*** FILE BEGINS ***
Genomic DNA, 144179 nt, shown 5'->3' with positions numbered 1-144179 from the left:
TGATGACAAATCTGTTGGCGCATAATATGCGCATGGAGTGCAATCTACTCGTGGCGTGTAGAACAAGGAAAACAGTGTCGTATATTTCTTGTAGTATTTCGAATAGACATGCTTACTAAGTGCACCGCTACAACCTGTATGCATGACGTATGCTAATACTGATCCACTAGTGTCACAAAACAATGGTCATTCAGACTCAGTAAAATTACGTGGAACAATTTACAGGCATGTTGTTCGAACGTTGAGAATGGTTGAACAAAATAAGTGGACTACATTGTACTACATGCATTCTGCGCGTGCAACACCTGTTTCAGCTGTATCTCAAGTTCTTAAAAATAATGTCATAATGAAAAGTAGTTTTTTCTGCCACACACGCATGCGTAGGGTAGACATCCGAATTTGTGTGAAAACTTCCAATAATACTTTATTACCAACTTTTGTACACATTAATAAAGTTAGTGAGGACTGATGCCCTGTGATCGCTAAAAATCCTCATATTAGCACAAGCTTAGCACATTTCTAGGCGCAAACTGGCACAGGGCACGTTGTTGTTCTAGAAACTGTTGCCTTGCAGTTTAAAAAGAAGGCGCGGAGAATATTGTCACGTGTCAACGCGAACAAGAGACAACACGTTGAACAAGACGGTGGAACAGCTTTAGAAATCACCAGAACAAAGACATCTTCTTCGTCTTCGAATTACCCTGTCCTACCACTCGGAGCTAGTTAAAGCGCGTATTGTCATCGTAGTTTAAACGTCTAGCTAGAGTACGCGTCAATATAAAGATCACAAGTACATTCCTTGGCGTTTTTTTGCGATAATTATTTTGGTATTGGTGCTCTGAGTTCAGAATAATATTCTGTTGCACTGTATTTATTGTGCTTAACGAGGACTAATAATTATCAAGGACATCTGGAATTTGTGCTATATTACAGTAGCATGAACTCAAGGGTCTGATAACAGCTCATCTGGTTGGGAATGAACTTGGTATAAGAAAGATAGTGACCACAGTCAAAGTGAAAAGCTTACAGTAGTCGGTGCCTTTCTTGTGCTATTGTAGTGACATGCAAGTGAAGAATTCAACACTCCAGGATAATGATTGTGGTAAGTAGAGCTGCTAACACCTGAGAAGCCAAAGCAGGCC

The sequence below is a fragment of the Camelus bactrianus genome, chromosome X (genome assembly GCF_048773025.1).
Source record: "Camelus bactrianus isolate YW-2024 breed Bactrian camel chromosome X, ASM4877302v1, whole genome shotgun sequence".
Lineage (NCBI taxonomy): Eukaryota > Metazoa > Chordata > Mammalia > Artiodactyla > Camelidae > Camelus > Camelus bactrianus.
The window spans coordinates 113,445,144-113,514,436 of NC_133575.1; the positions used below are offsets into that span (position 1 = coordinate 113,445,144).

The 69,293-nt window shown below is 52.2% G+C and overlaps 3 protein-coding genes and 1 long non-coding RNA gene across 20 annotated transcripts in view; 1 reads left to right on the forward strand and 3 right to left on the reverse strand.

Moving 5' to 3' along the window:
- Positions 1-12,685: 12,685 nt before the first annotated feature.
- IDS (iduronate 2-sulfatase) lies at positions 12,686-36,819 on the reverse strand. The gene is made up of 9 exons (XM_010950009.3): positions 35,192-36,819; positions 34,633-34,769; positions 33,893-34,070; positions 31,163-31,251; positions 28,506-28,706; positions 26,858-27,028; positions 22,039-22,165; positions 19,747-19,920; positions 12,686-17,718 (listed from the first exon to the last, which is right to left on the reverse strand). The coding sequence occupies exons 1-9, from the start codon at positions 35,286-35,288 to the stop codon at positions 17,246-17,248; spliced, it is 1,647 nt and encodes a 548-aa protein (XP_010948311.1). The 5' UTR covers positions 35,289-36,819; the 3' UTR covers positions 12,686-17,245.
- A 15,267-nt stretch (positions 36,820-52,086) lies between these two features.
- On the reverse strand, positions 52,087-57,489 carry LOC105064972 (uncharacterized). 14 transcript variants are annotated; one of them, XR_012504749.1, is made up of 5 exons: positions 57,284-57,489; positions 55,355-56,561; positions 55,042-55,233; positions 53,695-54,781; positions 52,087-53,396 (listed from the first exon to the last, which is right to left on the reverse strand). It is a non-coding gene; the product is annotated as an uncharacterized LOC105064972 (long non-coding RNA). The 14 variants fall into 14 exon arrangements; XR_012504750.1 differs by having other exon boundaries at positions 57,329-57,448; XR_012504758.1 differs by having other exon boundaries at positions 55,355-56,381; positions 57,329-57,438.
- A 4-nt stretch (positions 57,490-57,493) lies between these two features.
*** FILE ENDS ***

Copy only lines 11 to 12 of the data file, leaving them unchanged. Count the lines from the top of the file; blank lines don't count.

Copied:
- A 15,267-nt stretch (positions 36,820-52,086) lies between these two features.
- On the reverse strand, positions 52,087-57,489 carry LOC105064972 (uncharacterized). 14 transcript variants are annotated; one of them, XR_012504749.1, is made up of 5 exons: positions 57,284-57,489; positions 55,355-56,561; positions 55,042-55,233; positions 53,695-54,781; positions 52,087-53,396 (listed from the first exon to the last, which is right to left on the reverse strand). It is a non-coding gene; the product is annotated as an uncharacterized LOC105064972 (long non-coding RNA). The 14 variants fall into 14 exon arrangements; XR_012504750.1 differs by having other exon boundaries at positions 57,329-57,448; XR_012504758.1 differs by having other exon boundaries at positions 55,355-56,381; positions 57,329-57,438.